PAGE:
A day after the National Hockey League announced their plans for Return to Play – as long as things in the real world keep progressing positively – Calgary Flames captain Mark Giordano, interim head coach Geoff Ward and general manager Brad Treliving held court with local media in a virtual setting to give updates on where everything goes from here.

The match-up with the Jets

Presuming that everything progresses in the public health realm to allow for hockey to resume, the Flames will face the Winnipeg Jets in the qualifying round. All three speakers were resolute in their respect for the Jets, but also noting that they didn’t want to get to a point where they focused so much on the Jets that they ignored their own game.

“We’ve got a match-up against a really, really good team that we have a lot of respect for,” said Treliving.

“I don’t think we want to focus on Winnipeg so, so much that we’re frozen by it,” said Ward. “We’ll do our due diligence on Winnipeg. We know who the opponent is now, but the most important thing we’re thinking about is how we’re going to prepare to play Winnipeg…. The most important thing is from the information we get from watching Winnipeg, and knowing our own team, what is the best plan for moving forward in order to make sure that we’re effective in the way we play against them.”

As Ward has repeatedly stated since he took over as interim coach, the Flames need to be focused on themselves and playing the best version of their own game.

“The most important thing is us,” said Ward. “As much we respect our opponent, we know what their strengths are, we know what they’re going to offer us, we know how they’re going to play in all situations and what they’re going to bring to the table, the most important thing for us is what are we going to do. Let’s get to our game.”

The format and the restart

Nobody’s really skated since the pause on March 12. By the time Phase 2 begins (potentially in early June), players will have been off ice for three months. While Giordano conceded that it’s a big layoff, he added that combined with the Phase 2 ramp-up, two weeks of a formal camp would be enough to get players ready for the post-season.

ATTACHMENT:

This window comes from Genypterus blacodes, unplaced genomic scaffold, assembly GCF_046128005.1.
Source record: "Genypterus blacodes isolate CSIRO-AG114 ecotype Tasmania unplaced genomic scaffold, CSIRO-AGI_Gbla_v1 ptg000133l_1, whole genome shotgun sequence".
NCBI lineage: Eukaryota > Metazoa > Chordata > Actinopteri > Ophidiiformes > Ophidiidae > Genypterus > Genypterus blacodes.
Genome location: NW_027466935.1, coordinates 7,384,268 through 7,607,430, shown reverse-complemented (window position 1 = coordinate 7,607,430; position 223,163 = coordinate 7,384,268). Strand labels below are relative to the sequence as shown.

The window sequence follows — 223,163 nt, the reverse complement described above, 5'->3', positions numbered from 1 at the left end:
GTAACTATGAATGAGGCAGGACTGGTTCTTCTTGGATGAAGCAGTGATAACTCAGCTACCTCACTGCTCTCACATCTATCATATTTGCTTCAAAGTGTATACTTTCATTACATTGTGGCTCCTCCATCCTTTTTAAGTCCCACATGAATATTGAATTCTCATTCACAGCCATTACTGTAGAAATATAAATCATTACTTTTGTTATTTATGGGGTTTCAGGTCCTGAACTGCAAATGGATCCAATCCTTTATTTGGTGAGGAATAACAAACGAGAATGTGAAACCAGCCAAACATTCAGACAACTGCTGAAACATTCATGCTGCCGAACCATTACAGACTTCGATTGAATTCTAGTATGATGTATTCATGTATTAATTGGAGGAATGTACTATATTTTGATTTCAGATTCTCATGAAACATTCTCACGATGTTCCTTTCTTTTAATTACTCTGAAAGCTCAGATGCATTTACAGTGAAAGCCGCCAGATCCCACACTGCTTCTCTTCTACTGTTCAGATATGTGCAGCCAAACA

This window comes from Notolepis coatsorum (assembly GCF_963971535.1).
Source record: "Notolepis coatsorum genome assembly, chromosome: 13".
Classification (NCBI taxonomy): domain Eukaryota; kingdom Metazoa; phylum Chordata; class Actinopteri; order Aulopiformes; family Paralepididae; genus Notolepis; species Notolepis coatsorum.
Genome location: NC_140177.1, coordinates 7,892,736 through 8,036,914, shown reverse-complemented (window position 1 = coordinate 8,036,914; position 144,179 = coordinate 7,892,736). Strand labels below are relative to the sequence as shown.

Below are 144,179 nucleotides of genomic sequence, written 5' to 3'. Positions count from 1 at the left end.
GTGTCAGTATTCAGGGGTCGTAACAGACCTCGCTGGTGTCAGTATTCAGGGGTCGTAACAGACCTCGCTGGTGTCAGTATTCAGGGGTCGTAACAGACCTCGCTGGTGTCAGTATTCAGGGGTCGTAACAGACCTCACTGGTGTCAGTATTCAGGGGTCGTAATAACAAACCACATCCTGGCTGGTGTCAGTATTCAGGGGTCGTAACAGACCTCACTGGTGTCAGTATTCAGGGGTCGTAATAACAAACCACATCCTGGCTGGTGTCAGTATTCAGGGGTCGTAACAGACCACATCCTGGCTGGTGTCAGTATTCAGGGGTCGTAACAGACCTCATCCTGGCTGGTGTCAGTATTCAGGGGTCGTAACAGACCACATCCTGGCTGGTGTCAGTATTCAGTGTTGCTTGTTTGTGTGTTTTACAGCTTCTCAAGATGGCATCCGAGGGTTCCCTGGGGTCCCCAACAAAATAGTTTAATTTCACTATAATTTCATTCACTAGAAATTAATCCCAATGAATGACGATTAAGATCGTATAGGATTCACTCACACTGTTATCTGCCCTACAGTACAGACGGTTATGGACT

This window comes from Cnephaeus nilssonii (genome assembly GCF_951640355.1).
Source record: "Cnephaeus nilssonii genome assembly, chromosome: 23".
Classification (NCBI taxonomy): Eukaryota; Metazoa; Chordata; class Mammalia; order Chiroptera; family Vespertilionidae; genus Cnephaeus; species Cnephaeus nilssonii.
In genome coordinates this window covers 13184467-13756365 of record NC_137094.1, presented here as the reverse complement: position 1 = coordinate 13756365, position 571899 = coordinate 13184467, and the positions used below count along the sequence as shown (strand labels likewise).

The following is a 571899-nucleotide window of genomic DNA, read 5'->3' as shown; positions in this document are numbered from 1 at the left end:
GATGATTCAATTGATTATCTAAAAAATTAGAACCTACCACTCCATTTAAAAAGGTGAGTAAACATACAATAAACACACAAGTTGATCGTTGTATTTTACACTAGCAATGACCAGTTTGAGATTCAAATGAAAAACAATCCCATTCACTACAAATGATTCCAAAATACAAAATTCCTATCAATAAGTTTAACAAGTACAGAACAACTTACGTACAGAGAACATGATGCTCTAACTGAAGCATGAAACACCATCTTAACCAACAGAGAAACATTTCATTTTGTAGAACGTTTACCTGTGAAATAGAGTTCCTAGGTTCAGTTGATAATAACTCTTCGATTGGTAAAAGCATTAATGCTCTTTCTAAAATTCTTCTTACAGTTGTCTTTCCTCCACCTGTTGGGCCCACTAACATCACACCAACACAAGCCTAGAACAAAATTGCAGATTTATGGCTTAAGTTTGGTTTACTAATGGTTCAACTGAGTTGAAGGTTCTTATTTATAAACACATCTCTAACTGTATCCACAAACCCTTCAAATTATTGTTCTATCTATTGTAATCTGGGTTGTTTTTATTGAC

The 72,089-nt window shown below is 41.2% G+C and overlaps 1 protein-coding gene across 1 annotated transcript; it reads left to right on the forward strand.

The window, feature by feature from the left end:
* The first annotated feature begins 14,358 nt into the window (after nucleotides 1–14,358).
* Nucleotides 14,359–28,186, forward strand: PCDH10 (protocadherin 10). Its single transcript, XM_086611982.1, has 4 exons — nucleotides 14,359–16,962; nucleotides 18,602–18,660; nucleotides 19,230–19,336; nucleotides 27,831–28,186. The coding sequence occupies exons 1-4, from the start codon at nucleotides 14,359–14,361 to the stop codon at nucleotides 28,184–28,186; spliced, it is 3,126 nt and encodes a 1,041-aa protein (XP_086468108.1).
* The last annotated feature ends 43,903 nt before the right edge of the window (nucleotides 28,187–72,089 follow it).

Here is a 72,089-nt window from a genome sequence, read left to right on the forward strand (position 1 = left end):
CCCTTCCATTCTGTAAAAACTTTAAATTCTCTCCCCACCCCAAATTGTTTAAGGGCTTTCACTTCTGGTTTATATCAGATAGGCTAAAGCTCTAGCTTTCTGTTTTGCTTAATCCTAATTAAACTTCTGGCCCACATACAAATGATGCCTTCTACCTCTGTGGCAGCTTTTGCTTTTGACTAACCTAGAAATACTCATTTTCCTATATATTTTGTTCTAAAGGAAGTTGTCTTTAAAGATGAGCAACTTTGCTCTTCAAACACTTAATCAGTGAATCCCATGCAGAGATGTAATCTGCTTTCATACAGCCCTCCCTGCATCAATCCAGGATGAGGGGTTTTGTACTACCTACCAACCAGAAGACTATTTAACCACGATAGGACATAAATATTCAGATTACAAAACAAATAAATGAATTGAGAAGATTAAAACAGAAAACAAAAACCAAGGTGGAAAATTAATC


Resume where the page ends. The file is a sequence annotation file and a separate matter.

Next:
In terms of preparing for a camp and a ramp-up, Ward noted he’s talked to coaches from other sports about how to deal with lay-offs and done a lot of prep and discussion among the staff. It’s worth noting that Ward was an assistant coach with Boston during the 2012-13 lockout season, while current Flames players Giordano, Milan Lucic, Mikael Backlund, TJ Brodie, Zac Rinaldo and Michael Stone all played that season and would have some experience with a unique camp after a lay-off.

In terms of talk about the format of this year’s playoffs being too damn quirky, Treliving praised the NHL’s brass for coming up with the format.

It’ll be odd, sure, what with empty arenas in a unique situation. But Treliving thinks it’ll still be meaningful hockey.

“It’ll be new,” said Treliving. “It’ll be uncharted territory. But I think once the puck’s dropped, and you’ve got somebody in a red jersey and somebody in not a red jersey, there’s gonna be competition. It’s going to be exciting.”

Roster and procedural fun

While Gary Bettman has declared the regular season over, there’s been no direction from the NHL to the Flames and Oilers formally about the status of the conditional third round pick from the Milan Lucic/James Neal swap. (NHLPA head Donald Fehr noted on a recent conference call that nothing’s been formally agreed upon in regards to how the stats from the qualifying round will be handled, for example.)

The Flames are waiting on some clarity regarding roster limits for the qualifying round and post-season. Teams will be restricted to 50 personnel in the hub cities, which includes players – Treliving’s operating under the idea that the roster limit will be around 30. They have a few options they’re looking at in terms of which players they’ll be bringing, but they’re also looking for clarity on if they’ll be allowed to have a taxi squad of players that remain in Calgary.

Here’s the gist of the draft lottery:

  • If they win the play-in against the Jets, they can win the Stanley Cup.
  • If they lose the play-in against the Jets, they can win the first overall pick.